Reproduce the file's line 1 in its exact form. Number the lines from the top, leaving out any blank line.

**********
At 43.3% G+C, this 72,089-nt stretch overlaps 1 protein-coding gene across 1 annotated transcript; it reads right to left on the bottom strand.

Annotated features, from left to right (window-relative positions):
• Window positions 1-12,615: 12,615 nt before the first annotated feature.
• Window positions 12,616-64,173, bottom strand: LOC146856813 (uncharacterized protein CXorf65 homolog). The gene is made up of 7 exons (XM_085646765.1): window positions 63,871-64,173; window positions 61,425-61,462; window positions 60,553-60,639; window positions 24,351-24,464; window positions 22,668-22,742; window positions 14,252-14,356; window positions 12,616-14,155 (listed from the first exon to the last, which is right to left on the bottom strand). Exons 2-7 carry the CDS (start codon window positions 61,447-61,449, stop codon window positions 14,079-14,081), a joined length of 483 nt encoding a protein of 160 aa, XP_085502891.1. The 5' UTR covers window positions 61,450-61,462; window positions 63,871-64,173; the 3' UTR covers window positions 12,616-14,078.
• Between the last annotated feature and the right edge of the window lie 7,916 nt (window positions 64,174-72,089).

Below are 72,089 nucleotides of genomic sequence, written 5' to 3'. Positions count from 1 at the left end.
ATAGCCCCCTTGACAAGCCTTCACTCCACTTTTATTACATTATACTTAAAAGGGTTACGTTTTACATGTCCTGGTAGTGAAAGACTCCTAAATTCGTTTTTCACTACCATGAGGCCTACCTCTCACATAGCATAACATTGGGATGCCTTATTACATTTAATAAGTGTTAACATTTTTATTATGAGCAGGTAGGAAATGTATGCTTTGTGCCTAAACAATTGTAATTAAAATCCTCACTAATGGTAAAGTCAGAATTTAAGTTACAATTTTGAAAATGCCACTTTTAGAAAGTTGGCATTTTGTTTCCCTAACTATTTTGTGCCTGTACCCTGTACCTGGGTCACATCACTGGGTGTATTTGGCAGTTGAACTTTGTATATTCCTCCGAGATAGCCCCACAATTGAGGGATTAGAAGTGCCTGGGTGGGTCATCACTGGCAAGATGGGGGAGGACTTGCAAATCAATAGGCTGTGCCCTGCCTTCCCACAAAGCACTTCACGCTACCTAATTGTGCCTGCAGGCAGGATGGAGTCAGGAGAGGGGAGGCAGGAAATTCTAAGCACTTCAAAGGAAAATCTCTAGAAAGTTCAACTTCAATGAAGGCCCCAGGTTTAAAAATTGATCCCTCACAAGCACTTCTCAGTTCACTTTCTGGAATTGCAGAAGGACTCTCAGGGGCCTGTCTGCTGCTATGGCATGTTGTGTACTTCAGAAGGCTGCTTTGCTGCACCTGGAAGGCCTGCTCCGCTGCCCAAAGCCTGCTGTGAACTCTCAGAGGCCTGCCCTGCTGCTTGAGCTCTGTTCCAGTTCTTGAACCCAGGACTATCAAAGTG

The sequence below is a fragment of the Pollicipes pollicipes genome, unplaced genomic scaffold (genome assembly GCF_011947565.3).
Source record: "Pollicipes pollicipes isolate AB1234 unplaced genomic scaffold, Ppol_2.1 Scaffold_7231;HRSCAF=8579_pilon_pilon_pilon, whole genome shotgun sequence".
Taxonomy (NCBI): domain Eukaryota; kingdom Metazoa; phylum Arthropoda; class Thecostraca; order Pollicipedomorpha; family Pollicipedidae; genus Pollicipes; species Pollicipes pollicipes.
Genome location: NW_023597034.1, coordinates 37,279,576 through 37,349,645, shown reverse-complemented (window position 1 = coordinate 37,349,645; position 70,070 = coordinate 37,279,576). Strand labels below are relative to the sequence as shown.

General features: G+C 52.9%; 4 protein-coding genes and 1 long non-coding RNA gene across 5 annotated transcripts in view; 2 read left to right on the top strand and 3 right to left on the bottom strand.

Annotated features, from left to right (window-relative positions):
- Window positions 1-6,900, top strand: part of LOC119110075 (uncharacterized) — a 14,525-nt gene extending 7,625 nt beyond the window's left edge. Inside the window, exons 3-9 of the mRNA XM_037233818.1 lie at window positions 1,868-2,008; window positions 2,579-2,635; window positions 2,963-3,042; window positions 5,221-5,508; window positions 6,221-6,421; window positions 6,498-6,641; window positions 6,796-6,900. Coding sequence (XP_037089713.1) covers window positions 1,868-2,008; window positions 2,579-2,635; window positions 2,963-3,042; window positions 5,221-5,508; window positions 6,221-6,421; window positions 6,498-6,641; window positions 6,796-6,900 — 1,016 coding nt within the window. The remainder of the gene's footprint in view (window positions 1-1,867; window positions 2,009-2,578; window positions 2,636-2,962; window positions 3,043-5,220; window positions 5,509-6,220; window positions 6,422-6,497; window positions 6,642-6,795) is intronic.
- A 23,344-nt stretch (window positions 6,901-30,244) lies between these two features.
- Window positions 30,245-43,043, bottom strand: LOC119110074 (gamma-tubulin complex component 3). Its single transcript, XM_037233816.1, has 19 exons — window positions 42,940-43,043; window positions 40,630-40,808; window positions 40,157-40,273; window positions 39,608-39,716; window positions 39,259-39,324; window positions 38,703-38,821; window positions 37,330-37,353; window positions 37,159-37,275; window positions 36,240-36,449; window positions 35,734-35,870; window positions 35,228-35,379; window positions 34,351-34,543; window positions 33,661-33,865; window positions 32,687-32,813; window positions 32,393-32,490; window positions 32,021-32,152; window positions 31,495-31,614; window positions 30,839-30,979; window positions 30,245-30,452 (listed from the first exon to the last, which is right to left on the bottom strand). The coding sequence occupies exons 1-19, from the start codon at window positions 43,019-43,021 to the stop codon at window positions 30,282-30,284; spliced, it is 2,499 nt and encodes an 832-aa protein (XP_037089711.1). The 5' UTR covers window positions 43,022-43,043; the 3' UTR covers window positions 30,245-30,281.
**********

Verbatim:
At 43.3% G+C, this 72,089-nt stretch overlaps 1 protein-coding gene across 1 annotated transcript; it reads right to left on the bottom strand.